- Immunity and Vaccines. President Donald Trump has almost got it right. Without a vaccine the Covid-19 virus it will probably “disappear”, not exactly the right word to use, in a couple of years but the question is at what cost?. The population of the USA in 1919 was roughly 106 million and over the two year plus time span of the pandemic the death toll in the USA from the virus was 675,000. The current population of the USA is around 328 million. That is three times the population of 1919 and three times more potential infections. Over the current ten months of the Covid-19 pandemic the death toll in the USA is 230,000. There was no vaccine available during the Spanish Flu pandemic and the virus “ran it’s course”. The situation with Covid-19 is similar. Although there are vaccines on the horizon it may take several years to roll them out to the general population and, given the current political climate, there are significant sections of the population who may be unwilling to use the vaccines. Even if accepted the potential effectiveness of any vaccine is unknown. Without effective public health measures and the public’s compliance with “the rules” the total deaths in the USA over the next twelve months could go well beyond 400,000. For the Covid-19 virus we do have a bit of a head start in vaccine development. The actual viral cause of the Spanish Flu was not really identified until the 1930s. At the beginning they did not even know it was a viral disease. The first potential causative agent was a bacteria eventually identified as Hemophilus influenzae. Although no longer considered the agent causing Spanish Flu Hemophilus influenzae remains a significant cause of bacterial infections. The final identification of the causative agent of Spanish Flu occurred years after the pandemic had run its course. The Covid-19 virus was identified within weeks of the first infections and the genetic mapping of the virus was rapidly shared around the world. This mapping is an essential tool in developing appropriate vaccines. So vaccine development will probably advance very quickly but there are still many unknowns that need to be investigated. The earliest roll out of a vaccine is at least another year, possibly two, into the future. Will it be effective? Will it be a one shot dose or will it require follow up shots every year? These are only a few of the unknowns out there.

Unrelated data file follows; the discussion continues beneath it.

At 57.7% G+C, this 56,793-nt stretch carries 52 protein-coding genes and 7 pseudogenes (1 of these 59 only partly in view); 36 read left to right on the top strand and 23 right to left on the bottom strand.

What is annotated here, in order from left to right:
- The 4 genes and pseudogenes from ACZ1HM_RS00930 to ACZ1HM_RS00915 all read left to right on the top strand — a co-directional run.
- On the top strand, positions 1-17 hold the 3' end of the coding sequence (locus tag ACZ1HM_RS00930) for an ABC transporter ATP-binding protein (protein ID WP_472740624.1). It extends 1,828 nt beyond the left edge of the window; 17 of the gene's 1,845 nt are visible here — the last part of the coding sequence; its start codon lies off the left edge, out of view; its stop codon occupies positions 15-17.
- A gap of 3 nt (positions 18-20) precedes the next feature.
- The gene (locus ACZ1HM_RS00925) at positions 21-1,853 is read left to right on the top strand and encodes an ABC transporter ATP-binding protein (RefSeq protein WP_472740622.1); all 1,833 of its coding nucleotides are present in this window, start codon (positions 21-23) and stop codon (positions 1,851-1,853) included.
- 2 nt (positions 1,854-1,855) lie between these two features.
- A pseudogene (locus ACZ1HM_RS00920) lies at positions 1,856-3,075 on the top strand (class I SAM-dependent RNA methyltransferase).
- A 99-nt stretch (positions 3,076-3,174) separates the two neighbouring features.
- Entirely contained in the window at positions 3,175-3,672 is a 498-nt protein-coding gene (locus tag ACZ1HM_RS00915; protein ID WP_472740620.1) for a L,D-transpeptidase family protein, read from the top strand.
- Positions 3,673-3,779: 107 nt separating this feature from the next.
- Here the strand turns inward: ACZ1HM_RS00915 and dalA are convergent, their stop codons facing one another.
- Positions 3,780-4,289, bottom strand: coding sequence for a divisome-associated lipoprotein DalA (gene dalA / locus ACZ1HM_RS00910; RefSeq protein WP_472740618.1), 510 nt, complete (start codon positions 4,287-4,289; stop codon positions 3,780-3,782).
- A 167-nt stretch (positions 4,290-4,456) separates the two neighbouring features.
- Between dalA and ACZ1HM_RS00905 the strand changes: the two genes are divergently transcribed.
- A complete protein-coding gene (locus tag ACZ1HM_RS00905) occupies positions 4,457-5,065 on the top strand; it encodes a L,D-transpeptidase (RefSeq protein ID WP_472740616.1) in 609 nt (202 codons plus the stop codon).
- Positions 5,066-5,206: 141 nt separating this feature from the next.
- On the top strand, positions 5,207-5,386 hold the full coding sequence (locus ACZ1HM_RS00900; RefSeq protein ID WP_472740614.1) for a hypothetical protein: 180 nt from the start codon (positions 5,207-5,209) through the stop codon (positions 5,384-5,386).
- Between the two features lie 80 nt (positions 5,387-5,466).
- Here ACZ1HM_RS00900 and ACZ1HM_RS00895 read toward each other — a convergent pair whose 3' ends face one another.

- Disorganization and political turmoil. One hundred years ago, given the lack of knowledge of viral infections and the havoc of World War I an organized response to the pandemic was less than satisfactory. In 1919 that was understandable. In 2020 the same excuse cannot be made and yet the response in some highly developed and normally well organized counties is a virtual replay of what happened 100 years ago. Various jurisdictions implemented conflicting policies and procedures, or failed to implement policies that could slow the spread of the virus. Responses have become politicized and even the simple wearing of masks has become a political issue. This has impeded the implementation of a very simple tool for slowing the spread of the virus. The shame of it all is that Public Health Authorities had been warning governments around the world for years that it wasn’t a case of “If” but rather “when” the next pandemic would hit. They were ignored and in some instances pandemic planning was dismissed and even dismantled.
Every body wants to get back to “normal”. That is, the way it was before the pandemic struck. That is not going to happen. We have to recognize there are now two worlds. The world before Covid-19 and the world after Covid-19. They are two very different worlds and no amount of wishful thinking is going to change that. As my buddy Douglas Francis Mitchell would say “Better get used to it folks”.